I was supposed to be a banker. I aced my accounting and finance. I was supposed to be rich.



I imagine that a writer's life is just a step higher than the life of the idle devil but also just a step shy from the life of a saint.

Devils procrastinate because they cannot do anything on their own power and can only wait for us to join them in their workshop of mischief. Saints, however, do not need to think anymore because their thinking is pure action or their action is pure thinking.

But the writer usually finds himself caught in between necessary idleness and unnecessary activity. To not "work"--when to do so means death. To "work"?--when such work is really no work as you literally just sit down on your ass all day (a fact that Montaigne, who retired young to study and write, defended by saying that "On the most exalted throne in the world, we still sit on nothing else but our arse").

That is why the idle devil is dead and the hyperactive saint is still alive. But the writer, he must hang himself with each comma, die with each period, and annihilate himself with each page--and repeat the whole torture by rewriting and rewriting and rewriting.

Plato, it was said, rewrote the Republic seven or eight times. Poor old man. He had to compensate for his master who never cared to write one darn word.

But it's the writer's fault: he dreams of the eternity Plato bitterly worked for and the writer is afraid he may never attain. And to be remembered by works that outlast our brutally short lives is a perfectly fine wish. Not that it really matters then because you're dead already. Maybe it's just the fear of realizing that you lived and just as quickly died--without making a mark or leaving a trace.

Unlike Ambrose Bierce, writer of The Devil's Dictionary, who disappeared in Mexico when he was 71 and was never seen again. At least there's a mysterious ring to his name and the introduction or the note on the writer in his books will have something to end with instead of "He died on . . .."

When you're dead, and if you were sadly no hero who deserved a museum, you simply disappear and will soon be forgotten: they will throw away your things (or even burn them), they have already transferred your money before you breathed your last to another account, and the little cross in the cemetery above your head will remind them not of your beautiful life but of your ugly death.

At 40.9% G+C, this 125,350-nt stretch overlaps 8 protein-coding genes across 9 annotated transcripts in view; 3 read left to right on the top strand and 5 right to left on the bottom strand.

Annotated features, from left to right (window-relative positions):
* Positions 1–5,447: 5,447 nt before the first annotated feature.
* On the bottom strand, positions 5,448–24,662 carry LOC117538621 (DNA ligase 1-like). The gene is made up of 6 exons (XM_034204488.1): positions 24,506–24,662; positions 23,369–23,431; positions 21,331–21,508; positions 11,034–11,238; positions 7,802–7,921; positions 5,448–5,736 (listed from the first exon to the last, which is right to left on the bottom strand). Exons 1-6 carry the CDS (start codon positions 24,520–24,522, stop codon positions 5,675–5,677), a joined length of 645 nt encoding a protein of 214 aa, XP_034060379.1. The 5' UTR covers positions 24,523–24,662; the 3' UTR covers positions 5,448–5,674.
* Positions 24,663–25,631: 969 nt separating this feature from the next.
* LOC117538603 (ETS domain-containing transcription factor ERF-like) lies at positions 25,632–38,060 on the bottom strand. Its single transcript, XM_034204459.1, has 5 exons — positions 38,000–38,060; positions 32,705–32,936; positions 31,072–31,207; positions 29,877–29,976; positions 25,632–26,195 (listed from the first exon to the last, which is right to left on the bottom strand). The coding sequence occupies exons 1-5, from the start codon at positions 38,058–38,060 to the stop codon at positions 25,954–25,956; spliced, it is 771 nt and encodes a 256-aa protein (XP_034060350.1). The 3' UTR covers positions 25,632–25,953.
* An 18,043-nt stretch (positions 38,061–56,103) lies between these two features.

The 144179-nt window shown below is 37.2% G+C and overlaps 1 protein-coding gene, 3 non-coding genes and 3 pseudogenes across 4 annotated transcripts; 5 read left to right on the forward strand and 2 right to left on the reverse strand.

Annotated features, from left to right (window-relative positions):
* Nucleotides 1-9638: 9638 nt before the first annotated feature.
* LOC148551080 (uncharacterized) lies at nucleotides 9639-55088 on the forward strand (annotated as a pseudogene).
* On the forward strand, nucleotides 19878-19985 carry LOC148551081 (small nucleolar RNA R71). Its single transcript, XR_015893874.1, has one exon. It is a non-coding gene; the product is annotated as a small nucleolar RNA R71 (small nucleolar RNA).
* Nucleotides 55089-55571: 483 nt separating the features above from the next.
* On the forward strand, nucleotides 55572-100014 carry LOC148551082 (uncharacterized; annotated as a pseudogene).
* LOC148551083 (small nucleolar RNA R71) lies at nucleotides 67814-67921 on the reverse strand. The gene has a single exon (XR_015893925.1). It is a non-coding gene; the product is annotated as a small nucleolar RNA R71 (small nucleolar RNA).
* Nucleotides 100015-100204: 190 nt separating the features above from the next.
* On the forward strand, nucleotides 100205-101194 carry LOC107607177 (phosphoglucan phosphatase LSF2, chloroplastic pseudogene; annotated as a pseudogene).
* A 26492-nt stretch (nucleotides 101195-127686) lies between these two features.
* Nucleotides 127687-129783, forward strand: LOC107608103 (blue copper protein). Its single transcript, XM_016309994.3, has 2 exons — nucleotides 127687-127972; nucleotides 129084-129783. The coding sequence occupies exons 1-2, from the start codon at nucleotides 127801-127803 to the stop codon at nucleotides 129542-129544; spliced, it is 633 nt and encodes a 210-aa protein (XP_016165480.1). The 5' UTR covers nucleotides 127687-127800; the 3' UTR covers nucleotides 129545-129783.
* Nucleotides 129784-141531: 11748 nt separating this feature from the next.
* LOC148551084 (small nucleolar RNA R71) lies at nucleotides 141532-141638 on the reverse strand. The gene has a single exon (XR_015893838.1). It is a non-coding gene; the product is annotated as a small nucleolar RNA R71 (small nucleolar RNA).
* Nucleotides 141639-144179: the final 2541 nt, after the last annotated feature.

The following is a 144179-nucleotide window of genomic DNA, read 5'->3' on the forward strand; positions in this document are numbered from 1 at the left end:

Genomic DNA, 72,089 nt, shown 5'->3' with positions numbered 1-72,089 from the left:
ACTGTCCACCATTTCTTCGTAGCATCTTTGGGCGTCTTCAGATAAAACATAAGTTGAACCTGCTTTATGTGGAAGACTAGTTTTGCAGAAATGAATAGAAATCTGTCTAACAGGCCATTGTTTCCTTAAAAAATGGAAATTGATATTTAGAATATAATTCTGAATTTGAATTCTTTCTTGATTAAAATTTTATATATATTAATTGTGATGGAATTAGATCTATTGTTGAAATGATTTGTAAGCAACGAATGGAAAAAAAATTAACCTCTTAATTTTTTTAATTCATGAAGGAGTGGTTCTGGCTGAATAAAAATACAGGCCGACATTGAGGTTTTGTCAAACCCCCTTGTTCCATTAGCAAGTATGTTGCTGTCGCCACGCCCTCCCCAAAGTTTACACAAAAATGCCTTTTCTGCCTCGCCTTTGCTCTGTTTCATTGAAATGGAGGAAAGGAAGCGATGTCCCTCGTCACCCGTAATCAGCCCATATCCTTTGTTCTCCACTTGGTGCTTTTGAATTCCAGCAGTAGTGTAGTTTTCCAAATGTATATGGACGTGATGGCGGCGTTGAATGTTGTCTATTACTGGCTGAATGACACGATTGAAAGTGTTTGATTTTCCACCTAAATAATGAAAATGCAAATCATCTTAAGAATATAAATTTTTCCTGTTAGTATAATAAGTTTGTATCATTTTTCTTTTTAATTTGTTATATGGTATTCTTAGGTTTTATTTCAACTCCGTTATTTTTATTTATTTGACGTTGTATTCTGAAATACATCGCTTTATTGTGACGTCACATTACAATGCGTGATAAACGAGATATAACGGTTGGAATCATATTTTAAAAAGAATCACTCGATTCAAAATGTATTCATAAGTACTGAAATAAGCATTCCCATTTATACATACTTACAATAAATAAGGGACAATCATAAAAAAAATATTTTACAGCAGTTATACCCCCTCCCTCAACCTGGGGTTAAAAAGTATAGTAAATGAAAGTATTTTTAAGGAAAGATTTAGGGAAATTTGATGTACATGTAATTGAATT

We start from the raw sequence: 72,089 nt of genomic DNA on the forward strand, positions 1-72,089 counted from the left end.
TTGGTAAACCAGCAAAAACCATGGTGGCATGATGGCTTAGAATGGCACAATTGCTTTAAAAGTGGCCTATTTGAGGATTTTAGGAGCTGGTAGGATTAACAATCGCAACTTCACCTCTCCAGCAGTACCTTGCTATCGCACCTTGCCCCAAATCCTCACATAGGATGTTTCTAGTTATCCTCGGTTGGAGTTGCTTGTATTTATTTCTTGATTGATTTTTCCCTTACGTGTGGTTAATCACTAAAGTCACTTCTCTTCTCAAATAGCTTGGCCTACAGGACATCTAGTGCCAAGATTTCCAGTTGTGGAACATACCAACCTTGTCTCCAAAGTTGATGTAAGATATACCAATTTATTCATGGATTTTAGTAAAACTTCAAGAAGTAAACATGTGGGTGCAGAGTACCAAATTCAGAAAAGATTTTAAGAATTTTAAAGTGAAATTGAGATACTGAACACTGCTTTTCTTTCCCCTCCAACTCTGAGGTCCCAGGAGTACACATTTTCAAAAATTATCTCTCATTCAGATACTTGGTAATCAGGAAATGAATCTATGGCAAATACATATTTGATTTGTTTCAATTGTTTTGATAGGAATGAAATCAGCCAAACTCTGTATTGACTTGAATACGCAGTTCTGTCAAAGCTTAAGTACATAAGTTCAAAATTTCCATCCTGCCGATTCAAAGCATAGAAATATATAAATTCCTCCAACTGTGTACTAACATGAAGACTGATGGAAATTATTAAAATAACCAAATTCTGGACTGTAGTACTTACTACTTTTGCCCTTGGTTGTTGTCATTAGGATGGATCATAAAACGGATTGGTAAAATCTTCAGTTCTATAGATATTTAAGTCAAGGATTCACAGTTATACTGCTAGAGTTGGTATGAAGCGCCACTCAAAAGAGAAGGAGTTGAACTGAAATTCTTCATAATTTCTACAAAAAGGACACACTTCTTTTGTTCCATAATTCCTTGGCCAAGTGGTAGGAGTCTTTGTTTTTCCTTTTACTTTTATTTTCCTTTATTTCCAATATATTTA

But the writer or the thinker or the artist (they're all the same anyway) is not really afraid that he will be judged as a failure by the world's standards; he gave up such a dream a long time ago. What frightens him is not only being forgotten, but also being remembered in the wrong way. It is then no longer a question of posterity but already a question of decency and lucidity.

Only the writer knows what he wrote, only the thinker knows what he thought, and only the artist knows what he created. And when he is gone, no one can ask him anymore the stupid question "What did you 'really' mean?" Well, he wouldn't answer that question if he were still alive anyway.

But when he is dead, any interpretation or criticism becomes possible. And it's not only because we will never know the answers to our questions--making their works fair game for both the educated and the uninitiated--that scares the writer most; what terrifies him above all is being both misunderstood and being completely understood. Because being misunderstood is insulting, while to be understood is to be forgotten. Thus the artist shows just enough and then he hides just as quickly. The writer has to die by living and live by dying.



After his mental collapse, Nietzsche started writing letters or epistles under the name "Dionysus" and "the Crucified." Nietzsche sent one such letter to his friend Brandes (1889) which scared the latter out of his wits. The note read:
After you discovered me it was no trick to find me: now the difficulty is to lose me . . . The Crucified.